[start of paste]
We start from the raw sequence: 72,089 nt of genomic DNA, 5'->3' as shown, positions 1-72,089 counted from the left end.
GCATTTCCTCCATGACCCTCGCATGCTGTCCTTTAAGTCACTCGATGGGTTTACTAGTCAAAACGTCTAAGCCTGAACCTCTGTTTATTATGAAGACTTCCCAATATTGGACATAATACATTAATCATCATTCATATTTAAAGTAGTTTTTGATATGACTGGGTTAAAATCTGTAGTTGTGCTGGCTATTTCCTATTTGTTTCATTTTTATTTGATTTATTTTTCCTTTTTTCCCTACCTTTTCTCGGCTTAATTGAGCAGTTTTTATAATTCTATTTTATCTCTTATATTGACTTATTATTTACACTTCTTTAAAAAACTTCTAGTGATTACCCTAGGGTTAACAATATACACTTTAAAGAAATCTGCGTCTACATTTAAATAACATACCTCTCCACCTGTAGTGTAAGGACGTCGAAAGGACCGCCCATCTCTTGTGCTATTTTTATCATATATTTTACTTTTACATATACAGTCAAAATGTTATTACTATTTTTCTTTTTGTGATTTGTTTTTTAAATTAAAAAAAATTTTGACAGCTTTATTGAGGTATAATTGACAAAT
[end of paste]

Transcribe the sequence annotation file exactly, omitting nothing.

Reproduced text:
We start from the raw sequence: 72,089 nt of genomic DNA, 5'->3' as shown, positions 1-72,089 counted from the left end.
GCATTTCCTCCATGACCCTCGCATGCTGTCCTTTAAGTCACTCGATGGGTTTACTAGTCAAAACGTCTAAGCCTGAACCTCTGTTTATTATGAAGACTTCCCAATATTGGACATAATACATTAATCATCATTCATATTTAAAGTAGTTTTTGATATGACTGGGTTAAAATCTGTAGTTGTGCTGGCTATTTCCTATTTGTTTCATTTTTATTTGATTTATTTTTCCTTTTTTCCCTACCTTTTCTCGGCTTAATTGAGCAGTTTTTATAATTCTATTTTATCTCTTATATTGACTTATTATTTACACTTCTTTAAAAAACTTCTAGTGATTACCCTAGGGTTAACAATATACACTTTAAAGAAATCTGCGTCTACATTTAAATAACATACCTCTCCACCTGTAGTGTAAGGACGTCGAAAGGACCGCCCATCTCTTGTGCTATTTTTATCATATATTTTACTTTTACATATACAGTCAAAATGTTATTACTATTTTTCTTTTTGTGATTTGTTTTTTAAATTAAAAAAAATTTTGACAGCTTTATTGAGGTATAATTGACAAAT